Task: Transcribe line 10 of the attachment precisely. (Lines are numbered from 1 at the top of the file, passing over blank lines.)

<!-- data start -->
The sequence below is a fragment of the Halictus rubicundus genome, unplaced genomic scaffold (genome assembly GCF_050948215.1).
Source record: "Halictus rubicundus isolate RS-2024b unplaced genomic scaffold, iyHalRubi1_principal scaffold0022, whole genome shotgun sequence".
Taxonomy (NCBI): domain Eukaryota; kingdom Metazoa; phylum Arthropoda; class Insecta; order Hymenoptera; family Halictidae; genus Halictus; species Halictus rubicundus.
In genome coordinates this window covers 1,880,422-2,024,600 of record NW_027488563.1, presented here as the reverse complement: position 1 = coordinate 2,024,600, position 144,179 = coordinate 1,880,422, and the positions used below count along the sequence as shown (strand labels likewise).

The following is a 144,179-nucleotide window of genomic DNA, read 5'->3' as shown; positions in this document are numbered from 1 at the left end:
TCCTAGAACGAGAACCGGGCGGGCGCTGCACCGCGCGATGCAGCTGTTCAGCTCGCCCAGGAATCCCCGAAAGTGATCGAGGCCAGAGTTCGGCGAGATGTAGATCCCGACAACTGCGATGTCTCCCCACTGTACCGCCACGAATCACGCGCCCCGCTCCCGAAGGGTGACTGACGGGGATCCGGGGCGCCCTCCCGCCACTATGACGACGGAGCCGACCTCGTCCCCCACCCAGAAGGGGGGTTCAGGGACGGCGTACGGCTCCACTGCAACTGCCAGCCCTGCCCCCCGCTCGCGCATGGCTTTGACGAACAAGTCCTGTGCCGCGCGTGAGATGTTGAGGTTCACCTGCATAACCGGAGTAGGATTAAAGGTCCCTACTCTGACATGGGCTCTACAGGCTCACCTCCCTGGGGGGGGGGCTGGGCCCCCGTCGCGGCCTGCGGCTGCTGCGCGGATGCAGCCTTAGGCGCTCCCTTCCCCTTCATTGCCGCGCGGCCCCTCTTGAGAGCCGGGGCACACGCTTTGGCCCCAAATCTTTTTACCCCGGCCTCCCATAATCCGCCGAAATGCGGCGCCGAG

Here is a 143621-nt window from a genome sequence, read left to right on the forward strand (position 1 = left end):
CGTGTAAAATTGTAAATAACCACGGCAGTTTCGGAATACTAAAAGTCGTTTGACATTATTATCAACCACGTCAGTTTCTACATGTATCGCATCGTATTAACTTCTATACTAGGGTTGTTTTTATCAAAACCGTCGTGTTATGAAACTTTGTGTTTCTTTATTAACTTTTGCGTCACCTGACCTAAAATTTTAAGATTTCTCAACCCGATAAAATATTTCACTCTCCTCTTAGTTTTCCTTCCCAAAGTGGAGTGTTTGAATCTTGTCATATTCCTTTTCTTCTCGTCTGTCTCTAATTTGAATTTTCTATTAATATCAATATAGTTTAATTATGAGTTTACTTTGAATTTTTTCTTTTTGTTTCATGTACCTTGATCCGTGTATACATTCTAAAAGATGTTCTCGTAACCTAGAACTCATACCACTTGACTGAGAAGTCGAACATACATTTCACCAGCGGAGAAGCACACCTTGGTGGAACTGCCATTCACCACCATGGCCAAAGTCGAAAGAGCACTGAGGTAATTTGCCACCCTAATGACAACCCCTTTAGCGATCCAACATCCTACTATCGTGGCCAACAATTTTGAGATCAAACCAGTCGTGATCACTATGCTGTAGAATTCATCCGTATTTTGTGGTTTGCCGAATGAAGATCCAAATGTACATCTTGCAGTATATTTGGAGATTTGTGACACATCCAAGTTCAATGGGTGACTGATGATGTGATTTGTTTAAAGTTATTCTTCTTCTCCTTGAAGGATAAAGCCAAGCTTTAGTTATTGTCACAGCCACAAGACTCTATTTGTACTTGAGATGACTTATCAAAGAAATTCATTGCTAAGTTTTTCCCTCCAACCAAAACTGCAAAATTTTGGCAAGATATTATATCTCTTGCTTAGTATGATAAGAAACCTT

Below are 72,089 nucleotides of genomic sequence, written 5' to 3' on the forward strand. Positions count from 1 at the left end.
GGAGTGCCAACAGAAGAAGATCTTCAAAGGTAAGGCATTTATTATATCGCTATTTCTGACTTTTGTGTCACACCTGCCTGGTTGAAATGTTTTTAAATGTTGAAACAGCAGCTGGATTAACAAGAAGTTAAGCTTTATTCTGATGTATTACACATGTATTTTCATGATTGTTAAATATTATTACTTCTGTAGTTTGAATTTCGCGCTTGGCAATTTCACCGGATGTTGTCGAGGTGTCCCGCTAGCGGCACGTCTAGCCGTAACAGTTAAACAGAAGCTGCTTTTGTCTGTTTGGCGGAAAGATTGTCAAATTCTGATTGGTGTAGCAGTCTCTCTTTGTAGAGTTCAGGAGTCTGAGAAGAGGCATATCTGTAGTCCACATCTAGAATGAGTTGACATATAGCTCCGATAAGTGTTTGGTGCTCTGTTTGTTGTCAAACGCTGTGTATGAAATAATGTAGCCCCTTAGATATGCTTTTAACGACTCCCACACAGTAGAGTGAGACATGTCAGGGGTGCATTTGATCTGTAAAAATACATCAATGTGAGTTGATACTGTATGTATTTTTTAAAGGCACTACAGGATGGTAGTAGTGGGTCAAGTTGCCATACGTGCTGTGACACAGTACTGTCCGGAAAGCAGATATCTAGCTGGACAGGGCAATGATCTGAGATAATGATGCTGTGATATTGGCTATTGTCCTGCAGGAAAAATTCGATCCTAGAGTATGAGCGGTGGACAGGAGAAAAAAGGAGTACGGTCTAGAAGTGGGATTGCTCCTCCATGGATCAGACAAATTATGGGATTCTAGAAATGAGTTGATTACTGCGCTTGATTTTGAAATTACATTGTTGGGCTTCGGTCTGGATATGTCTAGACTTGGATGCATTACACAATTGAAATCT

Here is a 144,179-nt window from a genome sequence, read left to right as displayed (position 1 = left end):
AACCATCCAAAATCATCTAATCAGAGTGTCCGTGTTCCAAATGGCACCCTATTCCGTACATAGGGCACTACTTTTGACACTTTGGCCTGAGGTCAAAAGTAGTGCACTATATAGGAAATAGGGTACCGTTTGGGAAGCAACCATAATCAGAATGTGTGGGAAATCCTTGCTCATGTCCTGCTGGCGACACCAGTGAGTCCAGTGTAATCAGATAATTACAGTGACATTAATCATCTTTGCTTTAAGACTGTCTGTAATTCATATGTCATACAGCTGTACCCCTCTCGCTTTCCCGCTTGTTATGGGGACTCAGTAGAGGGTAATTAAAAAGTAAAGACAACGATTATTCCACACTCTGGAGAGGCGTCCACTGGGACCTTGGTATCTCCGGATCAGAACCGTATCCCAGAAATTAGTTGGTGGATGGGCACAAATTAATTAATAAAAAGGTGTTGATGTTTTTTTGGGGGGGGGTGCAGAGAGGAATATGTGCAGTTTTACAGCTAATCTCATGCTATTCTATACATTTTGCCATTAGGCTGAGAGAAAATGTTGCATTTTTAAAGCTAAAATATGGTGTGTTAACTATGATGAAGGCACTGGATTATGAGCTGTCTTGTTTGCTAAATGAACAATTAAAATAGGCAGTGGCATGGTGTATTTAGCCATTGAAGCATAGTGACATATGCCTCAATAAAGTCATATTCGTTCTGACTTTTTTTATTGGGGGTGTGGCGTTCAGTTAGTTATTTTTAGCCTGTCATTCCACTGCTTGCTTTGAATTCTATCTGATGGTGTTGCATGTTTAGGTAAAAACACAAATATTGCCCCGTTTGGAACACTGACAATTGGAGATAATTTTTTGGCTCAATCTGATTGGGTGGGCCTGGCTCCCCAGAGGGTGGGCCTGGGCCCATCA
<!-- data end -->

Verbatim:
GGAGTGCCAACAGAAGAAGATCTTCAAAGGTAAGGCATTTATTATATCGCTATTTCTGACTTTTGTGTCACACCTGCCTGGTTGAAATGTTTTTAAATGTTGAAACAGCAGCTGGATTAACAAGAAGTTAAGCTTTATTCTGATGTATTACACATGTATTTTCATGATTGTTAAATATTATTACTTCTGTAGTTTGAATTTCGCGCTTGGCAATTTCACCGGATGTTGTCGAGGTGTCCCGCTAGCGGCACGTCTAGCCGTAACAGTTAAACAGAAGCTGCTTTTGTCTGTTTGGCGGAAAGATTGTCAAATTCTGATTGGTGTAGCAGTCTCTCTTTGTAGAGTTCAGGAGTCTGAGAAGAGGCATATCTGTAGTCCACATCTAGAATGAGTTGACATATAGCTCCGATAAGTGTTTGGTGCTCTGTTTGTTGTCAAACGCTGTGTATGAAATAATGTAGCCCCTTAGATATGCTTTTAACGACTCCCACACAGTAGAGTGAGACATGTCAGGGGTGCATTTGATCTGTAAAAATACATCAATGTGAGTTGATACTGTATGTATTTTTTAAAGGCACTACAGGATGGTAGTAGTGGGTCAAGTTGCCATACGTGCTGTGACACAGTACTGTCCGGAAAGCAGATATCTAGCTGGACAGGGCAATGATCTGAGATAATGATGCTGTGATATTGGCTATTGTCCTGCAGGAAAAATTCGATCCTAGAGTATGAGCGGTGGACAGGAGAAAAAAGGAGTACGGTCTAGAAGTGGGATTGCTCCTCCATGGATCAGACAAATTATGGGATTCTAGAAATGAGTTGATTACTGCGCTTGATTTTGAAATTACATTGTTGGGCTTCGGTCTGGATATGTCTAGACTTGGATGCATTACACAATTGAAATCT